Daniela Obando is a sophomore exercise and sport science major from Tegucigalpa, Honduras. She was redshirted her freshman season. A redshirt is a college athlete who is withdrawn from college sporting events during one year in order to develop skills and extend the period of playing eligibility by a further year at this level of competition. Now, in her sophomore year she plays alongside her teammates on the women’s tennis team.
What was your biggest challenge for you coming from Honduras?
“I’ve been playing tennis since I was four so I used to travel a lot. I used to be away from home for months and I played tournaments every other week or weeks in a row, so it wasn’t a challenge missing my family. Of course I was going to miss them, but I was used to it. The biggest challenge was the language because I didn’t speak English before and I learned it in three months; that was my biggest challenge.”
What was one of your main concerns coming here to NSU as a student-athlete?
“I think that for every student-athlete it’s just, at the beginning being scared of classes and time-management. And when you are on the court, [taking] classes and having to balance a good GPA and performance on the court. So that’s the challenge that I face and will be facing for the four years that I are here, so I would think that would be [my main concern].”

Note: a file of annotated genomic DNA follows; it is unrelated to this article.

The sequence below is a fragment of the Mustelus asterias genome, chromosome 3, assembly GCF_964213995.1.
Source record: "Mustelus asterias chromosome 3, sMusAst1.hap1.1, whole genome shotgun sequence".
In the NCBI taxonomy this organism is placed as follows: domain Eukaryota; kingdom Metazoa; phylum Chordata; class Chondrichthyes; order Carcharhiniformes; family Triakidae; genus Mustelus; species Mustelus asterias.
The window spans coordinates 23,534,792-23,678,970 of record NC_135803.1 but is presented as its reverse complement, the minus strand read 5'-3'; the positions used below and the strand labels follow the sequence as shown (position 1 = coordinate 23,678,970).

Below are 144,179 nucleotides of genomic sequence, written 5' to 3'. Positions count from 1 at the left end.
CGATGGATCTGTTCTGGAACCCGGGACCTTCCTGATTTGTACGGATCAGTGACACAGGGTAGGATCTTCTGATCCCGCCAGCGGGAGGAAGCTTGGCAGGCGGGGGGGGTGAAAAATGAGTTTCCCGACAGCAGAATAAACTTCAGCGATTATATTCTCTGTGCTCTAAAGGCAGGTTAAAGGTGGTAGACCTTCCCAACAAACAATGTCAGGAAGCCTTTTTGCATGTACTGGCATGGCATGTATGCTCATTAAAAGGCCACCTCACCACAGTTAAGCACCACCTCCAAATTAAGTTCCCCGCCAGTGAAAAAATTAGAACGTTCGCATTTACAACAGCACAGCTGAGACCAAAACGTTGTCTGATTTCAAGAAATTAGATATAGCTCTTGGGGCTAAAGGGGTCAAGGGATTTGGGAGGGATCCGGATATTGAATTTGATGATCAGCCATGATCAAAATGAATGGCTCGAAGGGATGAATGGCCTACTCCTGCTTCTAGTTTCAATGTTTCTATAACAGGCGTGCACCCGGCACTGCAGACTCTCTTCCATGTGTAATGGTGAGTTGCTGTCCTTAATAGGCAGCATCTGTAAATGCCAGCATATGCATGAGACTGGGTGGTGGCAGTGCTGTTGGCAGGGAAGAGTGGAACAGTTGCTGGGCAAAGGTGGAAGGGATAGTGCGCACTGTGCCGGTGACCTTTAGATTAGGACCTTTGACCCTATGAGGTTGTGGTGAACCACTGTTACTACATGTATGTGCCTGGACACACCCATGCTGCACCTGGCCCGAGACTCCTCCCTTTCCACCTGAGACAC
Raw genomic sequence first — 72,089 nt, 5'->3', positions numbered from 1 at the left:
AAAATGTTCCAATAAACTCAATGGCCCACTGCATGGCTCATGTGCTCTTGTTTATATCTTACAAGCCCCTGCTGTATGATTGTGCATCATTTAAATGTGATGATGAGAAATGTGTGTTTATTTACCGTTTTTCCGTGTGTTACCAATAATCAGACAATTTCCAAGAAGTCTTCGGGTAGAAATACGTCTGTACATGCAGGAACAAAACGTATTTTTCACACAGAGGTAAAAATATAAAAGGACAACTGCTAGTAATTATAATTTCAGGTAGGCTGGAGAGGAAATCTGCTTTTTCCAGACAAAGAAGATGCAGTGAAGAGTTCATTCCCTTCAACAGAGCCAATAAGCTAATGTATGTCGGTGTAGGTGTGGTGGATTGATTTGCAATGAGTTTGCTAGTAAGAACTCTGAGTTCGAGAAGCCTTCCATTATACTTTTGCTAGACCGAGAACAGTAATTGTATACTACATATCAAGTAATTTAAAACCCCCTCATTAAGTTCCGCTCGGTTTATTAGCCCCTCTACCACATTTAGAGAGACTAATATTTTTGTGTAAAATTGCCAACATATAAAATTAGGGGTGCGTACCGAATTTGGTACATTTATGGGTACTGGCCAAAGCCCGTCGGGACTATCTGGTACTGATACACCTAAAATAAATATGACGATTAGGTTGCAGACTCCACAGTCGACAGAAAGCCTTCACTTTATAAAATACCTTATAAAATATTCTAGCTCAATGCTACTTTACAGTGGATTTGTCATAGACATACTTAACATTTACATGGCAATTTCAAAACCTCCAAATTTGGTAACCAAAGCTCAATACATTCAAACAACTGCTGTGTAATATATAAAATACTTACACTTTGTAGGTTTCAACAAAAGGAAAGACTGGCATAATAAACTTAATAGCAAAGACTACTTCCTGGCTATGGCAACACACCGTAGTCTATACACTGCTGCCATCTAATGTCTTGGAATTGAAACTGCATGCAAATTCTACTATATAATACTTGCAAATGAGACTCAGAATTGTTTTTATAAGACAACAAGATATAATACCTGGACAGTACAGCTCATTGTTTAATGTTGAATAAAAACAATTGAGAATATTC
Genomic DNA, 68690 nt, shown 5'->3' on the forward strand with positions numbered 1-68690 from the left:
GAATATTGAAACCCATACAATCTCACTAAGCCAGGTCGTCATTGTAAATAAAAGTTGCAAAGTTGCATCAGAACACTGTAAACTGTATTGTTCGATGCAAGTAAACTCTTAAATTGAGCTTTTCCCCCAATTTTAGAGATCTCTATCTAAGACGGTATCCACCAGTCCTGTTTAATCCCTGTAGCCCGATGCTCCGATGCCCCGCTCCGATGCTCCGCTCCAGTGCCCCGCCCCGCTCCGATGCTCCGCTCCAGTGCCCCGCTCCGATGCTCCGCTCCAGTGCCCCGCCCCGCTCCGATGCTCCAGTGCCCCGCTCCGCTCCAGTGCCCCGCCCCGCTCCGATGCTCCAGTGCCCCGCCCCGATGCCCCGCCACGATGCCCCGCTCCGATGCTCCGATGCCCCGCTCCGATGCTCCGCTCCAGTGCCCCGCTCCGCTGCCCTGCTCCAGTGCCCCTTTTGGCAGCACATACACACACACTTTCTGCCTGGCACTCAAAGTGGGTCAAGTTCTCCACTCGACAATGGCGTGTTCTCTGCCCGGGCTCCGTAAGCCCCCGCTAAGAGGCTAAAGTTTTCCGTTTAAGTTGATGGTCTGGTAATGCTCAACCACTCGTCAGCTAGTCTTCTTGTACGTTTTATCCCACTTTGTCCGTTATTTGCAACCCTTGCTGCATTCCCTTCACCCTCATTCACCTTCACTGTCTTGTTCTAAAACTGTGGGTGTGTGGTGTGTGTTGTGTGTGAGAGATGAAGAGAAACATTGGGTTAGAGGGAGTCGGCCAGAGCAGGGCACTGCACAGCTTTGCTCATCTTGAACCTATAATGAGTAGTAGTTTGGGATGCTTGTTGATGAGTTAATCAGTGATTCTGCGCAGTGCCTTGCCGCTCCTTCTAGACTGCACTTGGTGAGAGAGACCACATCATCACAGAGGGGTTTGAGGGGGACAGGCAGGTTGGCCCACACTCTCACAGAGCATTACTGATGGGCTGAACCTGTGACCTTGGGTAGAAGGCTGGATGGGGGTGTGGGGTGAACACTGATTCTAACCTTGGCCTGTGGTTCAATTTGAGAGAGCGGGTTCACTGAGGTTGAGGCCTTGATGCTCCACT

How well have you adapted to the NSU tennis team now that you are a sophomore?
“It’s been good. We have so many international girls, to the point that we only have one American so that’s not easy because we have different cultures. But we all get along together and in the end, it’s never going to be easy for any team to get along with everybody. But, I feel like right now we have done such a good job and we are improving every day together.”
How do you balance your academic life with your athletic life?
“It’s tough. First of all, getting advice from a professional. We have so many resources that we can go to and that is one of the first strategies I use. And then I just give my best trying to [balance everything]. Sometimes I don’t even have time for my social life. Most of the time, it’s just tennis and classes.”
This being your last semester of your sophomore year, which semester has been the toughest for you?
“This one. Last year I wasn’t eligible to play so I wasn’t competing or traveling with my team, which is sad because I lost like a whole year. But, by not competing you are not as tired as we are right now because of the season. So, the first year I had time to focus on my classes a little bit more than tennis. But now that I’m competing again, I feel like this semester has been the hardest and the further you go in your classes and career, the harder it gets.”
How do you keep yourself motivated?